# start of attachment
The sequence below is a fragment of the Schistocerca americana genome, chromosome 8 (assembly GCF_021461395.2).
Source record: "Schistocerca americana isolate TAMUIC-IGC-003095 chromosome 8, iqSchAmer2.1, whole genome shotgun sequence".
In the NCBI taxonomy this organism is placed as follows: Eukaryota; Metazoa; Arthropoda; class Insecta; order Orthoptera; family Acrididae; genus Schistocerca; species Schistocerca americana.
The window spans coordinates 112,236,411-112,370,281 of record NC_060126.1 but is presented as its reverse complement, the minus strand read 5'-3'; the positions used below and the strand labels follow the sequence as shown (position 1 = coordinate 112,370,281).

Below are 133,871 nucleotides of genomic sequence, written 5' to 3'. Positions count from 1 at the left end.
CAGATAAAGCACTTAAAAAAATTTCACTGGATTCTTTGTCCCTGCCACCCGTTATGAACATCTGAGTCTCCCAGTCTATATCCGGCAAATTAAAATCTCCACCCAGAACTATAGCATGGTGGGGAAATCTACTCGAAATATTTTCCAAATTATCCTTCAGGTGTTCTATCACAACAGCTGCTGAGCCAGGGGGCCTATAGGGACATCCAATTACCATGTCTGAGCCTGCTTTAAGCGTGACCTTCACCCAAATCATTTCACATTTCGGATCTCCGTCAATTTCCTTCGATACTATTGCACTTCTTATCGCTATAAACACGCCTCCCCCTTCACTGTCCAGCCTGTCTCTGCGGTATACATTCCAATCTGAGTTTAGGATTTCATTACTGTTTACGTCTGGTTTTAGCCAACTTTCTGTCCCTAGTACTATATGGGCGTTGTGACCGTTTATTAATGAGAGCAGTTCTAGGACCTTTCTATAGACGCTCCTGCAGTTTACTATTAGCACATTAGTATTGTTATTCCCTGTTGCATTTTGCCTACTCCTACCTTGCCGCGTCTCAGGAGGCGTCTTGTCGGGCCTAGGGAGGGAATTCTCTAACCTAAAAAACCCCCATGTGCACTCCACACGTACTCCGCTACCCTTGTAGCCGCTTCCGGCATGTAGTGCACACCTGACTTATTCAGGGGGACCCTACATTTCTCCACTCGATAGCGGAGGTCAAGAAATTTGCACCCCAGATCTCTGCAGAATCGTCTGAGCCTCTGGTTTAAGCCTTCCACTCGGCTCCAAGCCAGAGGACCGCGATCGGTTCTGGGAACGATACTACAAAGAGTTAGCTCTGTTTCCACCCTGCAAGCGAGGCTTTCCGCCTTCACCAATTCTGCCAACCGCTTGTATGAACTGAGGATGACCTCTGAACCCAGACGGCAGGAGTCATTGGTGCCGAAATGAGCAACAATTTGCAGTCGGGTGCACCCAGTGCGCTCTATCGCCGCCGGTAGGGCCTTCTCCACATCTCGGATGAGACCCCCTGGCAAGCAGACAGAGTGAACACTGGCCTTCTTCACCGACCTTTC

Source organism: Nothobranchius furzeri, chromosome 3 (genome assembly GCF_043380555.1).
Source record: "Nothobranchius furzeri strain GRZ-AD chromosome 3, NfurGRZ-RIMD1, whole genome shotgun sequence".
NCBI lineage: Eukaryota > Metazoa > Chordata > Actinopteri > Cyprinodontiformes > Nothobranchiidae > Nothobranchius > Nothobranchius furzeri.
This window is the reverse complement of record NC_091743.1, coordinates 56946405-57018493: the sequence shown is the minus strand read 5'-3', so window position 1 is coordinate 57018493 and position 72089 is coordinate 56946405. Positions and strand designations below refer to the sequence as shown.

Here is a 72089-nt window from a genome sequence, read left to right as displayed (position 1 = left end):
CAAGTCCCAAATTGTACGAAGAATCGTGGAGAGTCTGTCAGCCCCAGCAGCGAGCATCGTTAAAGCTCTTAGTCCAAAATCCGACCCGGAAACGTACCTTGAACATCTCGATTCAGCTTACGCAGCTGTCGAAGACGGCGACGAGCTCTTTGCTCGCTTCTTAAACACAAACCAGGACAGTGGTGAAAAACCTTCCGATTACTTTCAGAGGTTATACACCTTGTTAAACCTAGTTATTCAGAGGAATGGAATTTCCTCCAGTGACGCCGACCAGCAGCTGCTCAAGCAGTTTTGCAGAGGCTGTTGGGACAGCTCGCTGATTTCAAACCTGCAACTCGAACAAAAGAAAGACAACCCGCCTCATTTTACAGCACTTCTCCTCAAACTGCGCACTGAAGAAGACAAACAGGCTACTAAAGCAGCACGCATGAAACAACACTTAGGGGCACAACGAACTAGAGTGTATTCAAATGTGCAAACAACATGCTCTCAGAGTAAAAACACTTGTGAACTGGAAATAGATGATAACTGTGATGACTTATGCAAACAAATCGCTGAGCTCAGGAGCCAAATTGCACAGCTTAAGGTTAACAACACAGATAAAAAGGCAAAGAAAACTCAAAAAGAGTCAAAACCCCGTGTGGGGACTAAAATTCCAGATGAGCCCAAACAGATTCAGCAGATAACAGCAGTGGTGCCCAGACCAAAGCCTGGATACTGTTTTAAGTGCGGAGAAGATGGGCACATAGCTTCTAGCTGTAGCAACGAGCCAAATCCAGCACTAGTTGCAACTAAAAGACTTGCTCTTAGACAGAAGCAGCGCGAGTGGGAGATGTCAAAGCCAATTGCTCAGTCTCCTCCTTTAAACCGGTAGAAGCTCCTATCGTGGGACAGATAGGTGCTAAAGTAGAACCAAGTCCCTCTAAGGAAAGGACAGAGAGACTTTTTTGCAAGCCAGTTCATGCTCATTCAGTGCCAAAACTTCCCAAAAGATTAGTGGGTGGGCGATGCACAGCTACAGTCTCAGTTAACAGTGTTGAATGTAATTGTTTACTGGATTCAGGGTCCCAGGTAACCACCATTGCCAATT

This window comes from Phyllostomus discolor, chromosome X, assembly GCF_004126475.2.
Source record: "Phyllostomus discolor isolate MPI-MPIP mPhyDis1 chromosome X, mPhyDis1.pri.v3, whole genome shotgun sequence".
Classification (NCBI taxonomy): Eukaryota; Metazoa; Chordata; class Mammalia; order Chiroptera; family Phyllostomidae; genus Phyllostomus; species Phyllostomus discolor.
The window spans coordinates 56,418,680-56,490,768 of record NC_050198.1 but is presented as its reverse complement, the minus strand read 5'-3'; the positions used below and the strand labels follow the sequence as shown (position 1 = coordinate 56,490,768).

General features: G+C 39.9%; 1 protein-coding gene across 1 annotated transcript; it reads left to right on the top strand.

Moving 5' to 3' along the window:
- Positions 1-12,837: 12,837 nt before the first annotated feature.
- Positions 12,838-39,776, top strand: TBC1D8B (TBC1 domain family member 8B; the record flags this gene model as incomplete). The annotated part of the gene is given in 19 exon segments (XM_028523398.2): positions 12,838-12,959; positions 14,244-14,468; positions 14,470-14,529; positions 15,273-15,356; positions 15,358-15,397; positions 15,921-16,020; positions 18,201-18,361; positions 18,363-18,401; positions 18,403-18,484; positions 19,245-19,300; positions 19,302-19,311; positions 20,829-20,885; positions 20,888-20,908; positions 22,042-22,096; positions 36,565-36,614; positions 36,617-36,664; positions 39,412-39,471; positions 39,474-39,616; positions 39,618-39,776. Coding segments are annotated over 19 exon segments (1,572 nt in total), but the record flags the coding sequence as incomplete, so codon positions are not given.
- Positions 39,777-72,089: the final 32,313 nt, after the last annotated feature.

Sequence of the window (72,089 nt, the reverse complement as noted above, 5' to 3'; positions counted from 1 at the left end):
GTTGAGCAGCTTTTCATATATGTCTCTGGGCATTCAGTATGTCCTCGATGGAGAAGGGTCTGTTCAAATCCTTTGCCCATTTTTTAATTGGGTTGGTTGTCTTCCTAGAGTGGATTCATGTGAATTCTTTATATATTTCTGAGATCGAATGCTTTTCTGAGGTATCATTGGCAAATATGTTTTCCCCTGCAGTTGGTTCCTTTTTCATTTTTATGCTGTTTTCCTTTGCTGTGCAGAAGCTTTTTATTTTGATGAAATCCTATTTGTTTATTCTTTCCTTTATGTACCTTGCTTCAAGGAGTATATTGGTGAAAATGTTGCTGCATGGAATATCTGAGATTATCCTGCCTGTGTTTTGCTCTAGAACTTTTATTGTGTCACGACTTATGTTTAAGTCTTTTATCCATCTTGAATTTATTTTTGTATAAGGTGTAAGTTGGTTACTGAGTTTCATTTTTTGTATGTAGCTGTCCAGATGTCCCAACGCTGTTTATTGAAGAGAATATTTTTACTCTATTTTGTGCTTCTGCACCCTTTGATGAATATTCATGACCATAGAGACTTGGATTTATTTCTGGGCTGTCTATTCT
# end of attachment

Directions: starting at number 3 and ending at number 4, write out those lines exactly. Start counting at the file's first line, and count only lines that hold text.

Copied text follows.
In the NCBI taxonomy this organism is placed as follows: Eukaryota; Metazoa; Arthropoda; class Insecta; order Orthoptera; family Acrididae; genus Schistocerca; species Schistocerca americana.
The window spans coordinates 112,236,411-112,370,281 of record NC_060126.1 but is presented as its reverse complement, the minus strand read 5'-3'; the positions used below and the strand labels follow the sequence as shown (position 1 = coordinate 112,370,281).